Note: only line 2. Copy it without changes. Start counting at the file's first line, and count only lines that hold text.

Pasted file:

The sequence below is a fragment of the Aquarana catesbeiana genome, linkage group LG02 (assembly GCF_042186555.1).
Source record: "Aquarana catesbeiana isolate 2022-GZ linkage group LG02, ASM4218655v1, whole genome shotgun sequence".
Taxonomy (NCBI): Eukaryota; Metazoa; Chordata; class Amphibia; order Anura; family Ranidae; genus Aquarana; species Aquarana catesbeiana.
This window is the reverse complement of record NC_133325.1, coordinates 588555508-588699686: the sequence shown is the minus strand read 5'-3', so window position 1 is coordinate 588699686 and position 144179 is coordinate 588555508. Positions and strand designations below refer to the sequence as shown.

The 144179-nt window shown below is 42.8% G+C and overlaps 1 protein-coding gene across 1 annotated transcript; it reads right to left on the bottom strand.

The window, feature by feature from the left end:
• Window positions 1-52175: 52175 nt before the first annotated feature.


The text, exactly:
Source record: "Aquarana catesbeiana isolate 2022-GZ linkage group LG02, ASM4218655v1, whole genome shotgun sequence".